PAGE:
VSEL and Swan Hunter were completing for the work. But there was some serious innovation in the construction of this, in my view,  successful warship. It’s certainly got us out of trouble a few times.

Innovation has been lacking over the years in the design of warships, which partly explains, why we and probably every other Navy has the wrong ships for a serious crisis.

One thing that should be thrown in, is if warship building is so important and BAE are so good at it, why aren’t we exporting ships to other friendly nations?

So are we subsidising warship building and BAE to an unsustainable high level?

November 7, 2013 Posted by | News | , , , , | Leave a comment

The Mary Rose And The Vasa Compared

In many ways comparing these two preserved ships is a bit like being asked to judge between two great actors, artists or musicians, who is the best.

In some ways to appreciate either, you must see the other one, as I have done in the last few weeks.

The Vasa is obviously more complete and in a better state, due to being a hundred or so years younger and being in the less destructive waters of the Baltic. Compare my pictures of the Vasa with those of the Mary Rose.

One big difference, is that when the Vasa sunk, it was almost an empty ship as it had not been fully victualled, whereas the Mary Rose was a ship full of supplies and artefacts, so it gives valuable insight into Tudor life. The two museums reflect this difference.

In some ways though it is best to almost consider the Vasa and the Mary Rose as two separate galleries in the same museum.  Add in HMS Victory and HMS Warrior, with perhaps a visit to HMS Belfast and you have an almost complete living history of warship design.

In some ways though, those that work on both the Mary Rose and the Vasa are very close and a lot of the preservation techniques have been used on both vessels. If we ever find and raise another ancient wooden ship, we probably have the knowledge and competence to show it to everyone’s advantage.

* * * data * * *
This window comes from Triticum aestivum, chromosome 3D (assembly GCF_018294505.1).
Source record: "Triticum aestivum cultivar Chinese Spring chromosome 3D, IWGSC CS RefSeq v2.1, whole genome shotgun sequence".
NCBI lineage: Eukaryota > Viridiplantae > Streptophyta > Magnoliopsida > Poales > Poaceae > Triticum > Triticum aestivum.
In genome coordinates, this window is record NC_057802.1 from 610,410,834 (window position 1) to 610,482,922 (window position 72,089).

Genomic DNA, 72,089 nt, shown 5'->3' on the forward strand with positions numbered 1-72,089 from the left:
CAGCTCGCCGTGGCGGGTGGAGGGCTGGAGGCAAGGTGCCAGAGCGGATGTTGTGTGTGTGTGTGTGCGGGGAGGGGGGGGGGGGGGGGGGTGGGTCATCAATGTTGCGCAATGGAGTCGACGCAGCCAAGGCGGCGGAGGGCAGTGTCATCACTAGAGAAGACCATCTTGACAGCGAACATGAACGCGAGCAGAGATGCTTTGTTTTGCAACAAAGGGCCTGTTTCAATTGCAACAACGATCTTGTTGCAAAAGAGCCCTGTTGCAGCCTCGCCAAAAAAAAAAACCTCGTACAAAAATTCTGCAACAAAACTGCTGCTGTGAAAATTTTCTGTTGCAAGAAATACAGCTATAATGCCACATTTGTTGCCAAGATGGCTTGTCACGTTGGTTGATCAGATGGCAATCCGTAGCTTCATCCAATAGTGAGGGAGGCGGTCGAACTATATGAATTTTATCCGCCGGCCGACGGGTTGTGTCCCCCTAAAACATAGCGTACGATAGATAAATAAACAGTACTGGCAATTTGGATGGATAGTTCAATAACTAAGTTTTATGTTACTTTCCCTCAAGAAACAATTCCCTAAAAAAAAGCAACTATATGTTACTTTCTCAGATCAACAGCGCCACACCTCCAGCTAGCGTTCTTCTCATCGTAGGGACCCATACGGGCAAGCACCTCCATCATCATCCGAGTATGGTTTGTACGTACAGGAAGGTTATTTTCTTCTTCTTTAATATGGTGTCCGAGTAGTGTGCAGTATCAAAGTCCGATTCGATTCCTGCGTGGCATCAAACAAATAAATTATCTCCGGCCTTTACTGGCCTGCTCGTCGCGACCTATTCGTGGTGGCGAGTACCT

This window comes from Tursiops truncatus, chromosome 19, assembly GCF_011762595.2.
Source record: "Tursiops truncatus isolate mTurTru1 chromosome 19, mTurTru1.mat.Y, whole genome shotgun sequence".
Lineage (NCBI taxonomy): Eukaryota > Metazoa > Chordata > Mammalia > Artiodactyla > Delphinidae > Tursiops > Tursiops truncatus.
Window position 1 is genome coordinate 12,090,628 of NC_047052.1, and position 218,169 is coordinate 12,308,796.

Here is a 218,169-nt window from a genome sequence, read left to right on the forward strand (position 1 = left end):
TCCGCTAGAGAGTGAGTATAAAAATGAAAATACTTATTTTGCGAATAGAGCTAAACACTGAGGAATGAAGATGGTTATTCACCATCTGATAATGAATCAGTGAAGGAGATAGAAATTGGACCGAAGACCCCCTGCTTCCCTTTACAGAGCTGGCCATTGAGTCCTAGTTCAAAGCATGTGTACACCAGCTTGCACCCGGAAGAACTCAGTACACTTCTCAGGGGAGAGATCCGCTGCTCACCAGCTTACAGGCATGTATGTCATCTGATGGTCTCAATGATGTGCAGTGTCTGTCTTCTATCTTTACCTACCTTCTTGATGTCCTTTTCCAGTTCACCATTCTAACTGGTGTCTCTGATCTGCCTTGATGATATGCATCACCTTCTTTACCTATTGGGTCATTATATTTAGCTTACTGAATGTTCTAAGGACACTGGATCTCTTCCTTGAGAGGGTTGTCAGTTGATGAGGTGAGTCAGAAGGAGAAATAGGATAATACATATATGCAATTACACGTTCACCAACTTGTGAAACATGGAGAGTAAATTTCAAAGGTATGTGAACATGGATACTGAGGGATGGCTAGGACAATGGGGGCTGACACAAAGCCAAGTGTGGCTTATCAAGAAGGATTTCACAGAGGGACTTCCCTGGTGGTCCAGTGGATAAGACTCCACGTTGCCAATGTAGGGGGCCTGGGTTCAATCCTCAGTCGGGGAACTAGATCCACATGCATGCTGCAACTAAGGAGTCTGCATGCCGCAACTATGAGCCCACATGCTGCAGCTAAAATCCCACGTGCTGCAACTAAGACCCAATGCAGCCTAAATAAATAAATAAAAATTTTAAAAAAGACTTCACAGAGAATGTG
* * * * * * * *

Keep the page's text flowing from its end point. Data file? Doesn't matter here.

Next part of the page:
The design and architecture of both museums may also find applications in other areas of archaeology, where we need to show delicate items.

July 18, 2013 Posted by | World | , , , , , , , | 1 Comment

The Mary Rose

One of the main reasons to go to Portsmouth was to see the Mary Rose.

The building might look rather bland on the outside, but the Tudor warship and the way it is displayed surrounded by objects retrieved from the wreck is truly spectacular.

Some of these pictures were taken from a glass-walled lift that ascends at one end of the museum giving superb views of the ship.

It will become even more spectacular inhopefully 2016, when because the ship will be completed dried out and preserved, they will be able to fully open up the views of the ship.

July 18, 2013 Posted by | World | , , , , | 1 Comment

HMS Victory

I hadn’t been over HMS Victory for many years.

it is a bit stunted at the moment, as the masts have been taken away for some work, but they now give you free run right into the depths of the ship.

July 18, 2013 Posted by | World | , , , | 1 Comment

HMS Warrior

HMS Warrior was the first ship I visited.

HMS Warrior was Britain’s first iron-hulled, armoured warship, when she was built in 1960 and she still floats in Portsmouth Harbour.

This site is her official web site.

July 18, 2013 Posted by | World | , , , | 1 Comment

Two Capital Ships In The Pool Of London

I then moved upriver to the Pool of London, where HMS Edinburgh had moored alongside HMS Belfast.

The Royal Navy is present in London for the celebrations of the seventieth anniversary of the Battle of the Atlantic.  There’s more about the celebrations here on the Royal Navy website.

May 9, 2013 Posted by | World | , , , | Leave a comment

HMS Illustrious At Greenwich

I took these pictures of HMS Illustrious at Greenwich.

Apparently, she is going to be preserved for the nation, as is reported here.

May 9, 2013 Posted by | World | , , | 1 Comment